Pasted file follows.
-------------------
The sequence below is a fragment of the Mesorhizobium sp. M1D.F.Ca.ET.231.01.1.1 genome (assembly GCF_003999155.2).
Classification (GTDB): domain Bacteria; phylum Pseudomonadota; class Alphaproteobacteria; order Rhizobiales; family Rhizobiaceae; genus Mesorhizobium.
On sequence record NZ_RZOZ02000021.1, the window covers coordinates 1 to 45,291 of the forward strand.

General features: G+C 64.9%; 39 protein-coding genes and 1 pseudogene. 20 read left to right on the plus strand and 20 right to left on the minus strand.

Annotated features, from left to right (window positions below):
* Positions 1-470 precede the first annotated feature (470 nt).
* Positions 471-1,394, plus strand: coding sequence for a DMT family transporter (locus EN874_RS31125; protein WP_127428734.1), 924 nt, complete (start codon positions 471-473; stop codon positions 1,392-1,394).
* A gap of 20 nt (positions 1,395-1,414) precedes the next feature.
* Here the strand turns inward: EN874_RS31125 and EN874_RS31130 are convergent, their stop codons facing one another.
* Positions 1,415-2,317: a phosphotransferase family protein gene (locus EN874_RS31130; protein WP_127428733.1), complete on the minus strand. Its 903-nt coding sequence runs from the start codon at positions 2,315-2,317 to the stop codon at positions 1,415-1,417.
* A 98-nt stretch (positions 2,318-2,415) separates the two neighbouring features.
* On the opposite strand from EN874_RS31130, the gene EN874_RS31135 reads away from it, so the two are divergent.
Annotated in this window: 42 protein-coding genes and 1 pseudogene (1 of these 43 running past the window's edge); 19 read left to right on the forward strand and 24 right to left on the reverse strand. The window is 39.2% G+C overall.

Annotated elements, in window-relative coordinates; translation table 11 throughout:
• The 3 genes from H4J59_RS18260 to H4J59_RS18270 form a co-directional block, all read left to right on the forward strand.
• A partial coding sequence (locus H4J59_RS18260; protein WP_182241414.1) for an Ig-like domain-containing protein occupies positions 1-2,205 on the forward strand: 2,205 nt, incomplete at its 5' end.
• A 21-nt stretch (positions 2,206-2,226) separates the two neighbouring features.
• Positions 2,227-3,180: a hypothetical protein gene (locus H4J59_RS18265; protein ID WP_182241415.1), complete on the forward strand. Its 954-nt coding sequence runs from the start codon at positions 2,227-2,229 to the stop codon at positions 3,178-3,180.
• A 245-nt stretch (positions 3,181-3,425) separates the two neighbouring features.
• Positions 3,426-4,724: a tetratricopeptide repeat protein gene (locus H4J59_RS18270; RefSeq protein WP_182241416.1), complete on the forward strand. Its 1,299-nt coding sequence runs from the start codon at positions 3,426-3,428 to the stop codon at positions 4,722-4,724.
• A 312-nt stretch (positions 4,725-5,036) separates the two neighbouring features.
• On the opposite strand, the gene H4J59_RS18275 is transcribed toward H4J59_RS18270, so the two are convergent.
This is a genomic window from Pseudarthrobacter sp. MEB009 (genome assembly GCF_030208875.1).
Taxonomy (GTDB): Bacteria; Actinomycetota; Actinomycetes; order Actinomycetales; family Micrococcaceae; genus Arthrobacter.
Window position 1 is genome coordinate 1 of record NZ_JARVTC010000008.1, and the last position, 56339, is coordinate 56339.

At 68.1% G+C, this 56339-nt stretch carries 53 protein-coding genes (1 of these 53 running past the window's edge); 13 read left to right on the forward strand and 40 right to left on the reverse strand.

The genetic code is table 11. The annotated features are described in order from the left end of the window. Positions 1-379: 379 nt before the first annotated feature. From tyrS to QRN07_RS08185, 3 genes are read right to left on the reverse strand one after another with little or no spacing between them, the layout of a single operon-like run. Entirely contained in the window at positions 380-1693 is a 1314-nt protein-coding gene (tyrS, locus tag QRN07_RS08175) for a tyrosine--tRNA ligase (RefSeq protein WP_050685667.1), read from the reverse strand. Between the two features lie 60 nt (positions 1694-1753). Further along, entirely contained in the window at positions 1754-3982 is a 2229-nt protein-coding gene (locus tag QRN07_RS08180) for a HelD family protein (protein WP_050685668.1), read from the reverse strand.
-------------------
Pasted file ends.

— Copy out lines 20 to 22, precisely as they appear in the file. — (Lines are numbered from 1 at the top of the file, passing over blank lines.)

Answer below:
• Positions 3,426-4,724: a tetratricopeptide repeat protein gene (locus H4J59_RS18270; RefSeq protein WP_182241416.1), complete on the forward strand. Its 1,299-nt coding sequence runs from the start codon at positions 3,426-3,428 to the stop codon at positions 4,722-4,724.
• A 312-nt stretch (positions 4,725-5,036) separates the two neighbouring features.
• On the opposite strand, the gene H4J59_RS18275 is transcribed toward H4J59_RS18270, so the two are convergent.